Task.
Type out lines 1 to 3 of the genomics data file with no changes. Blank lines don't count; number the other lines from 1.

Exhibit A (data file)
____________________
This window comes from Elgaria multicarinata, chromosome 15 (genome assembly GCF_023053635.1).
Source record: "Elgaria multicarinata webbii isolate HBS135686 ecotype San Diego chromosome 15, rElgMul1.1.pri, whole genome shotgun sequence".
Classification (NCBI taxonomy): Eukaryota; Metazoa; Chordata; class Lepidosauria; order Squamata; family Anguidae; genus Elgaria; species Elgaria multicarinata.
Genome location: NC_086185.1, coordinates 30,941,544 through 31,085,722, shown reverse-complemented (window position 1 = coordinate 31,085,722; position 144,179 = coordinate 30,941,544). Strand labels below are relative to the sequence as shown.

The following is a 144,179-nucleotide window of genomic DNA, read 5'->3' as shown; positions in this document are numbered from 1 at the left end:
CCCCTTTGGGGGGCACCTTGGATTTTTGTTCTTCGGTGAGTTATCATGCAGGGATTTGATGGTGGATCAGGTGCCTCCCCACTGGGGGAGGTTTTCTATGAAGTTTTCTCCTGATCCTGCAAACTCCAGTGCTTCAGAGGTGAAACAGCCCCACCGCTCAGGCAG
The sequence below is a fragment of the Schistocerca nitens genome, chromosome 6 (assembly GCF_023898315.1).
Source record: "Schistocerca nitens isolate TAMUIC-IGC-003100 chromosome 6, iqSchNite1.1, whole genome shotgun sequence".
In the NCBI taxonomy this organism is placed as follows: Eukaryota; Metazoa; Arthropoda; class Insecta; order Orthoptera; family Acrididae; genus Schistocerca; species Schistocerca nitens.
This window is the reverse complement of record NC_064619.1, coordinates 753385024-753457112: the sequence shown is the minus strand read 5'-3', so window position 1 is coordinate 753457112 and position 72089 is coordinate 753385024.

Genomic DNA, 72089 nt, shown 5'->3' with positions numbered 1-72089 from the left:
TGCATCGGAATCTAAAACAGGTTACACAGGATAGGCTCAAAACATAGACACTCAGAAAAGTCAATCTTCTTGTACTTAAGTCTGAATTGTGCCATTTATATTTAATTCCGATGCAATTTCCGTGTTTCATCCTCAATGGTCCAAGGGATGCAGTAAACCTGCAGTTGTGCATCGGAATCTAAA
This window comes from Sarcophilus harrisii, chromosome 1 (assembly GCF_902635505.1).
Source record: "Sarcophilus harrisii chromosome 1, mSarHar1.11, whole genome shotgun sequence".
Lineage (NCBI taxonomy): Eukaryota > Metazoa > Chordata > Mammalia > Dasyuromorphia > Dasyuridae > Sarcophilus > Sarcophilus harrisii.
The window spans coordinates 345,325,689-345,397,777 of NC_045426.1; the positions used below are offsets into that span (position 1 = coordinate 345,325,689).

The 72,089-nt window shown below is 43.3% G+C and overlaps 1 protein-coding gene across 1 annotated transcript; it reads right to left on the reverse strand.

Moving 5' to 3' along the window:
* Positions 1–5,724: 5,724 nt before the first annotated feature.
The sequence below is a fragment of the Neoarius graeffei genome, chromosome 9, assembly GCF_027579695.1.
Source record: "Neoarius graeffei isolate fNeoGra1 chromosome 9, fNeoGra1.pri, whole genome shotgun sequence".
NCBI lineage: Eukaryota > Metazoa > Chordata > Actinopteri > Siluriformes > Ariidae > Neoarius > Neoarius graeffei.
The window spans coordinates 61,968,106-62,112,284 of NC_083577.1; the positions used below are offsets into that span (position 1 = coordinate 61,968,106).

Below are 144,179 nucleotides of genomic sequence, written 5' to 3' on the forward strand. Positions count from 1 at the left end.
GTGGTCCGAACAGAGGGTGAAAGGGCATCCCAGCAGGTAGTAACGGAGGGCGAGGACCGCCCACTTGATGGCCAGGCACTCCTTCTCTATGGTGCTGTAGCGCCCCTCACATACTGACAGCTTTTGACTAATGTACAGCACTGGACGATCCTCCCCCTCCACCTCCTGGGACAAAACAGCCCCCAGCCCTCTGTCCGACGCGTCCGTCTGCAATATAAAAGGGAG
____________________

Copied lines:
This window comes from Elgaria multicarinata, chromosome 15 (genome assembly GCF_023053635.1).
Source record: "Elgaria multicarinata webbii isolate HBS135686 ecotype San Diego chromosome 15, rElgMul1.1.pri, whole genome shotgun sequence".
Classification (NCBI taxonomy): Eukaryota; Metazoa; Chordata; class Lepidosauria; order Squamata; family Anguidae; genus Elgaria; species Elgaria multicarinata.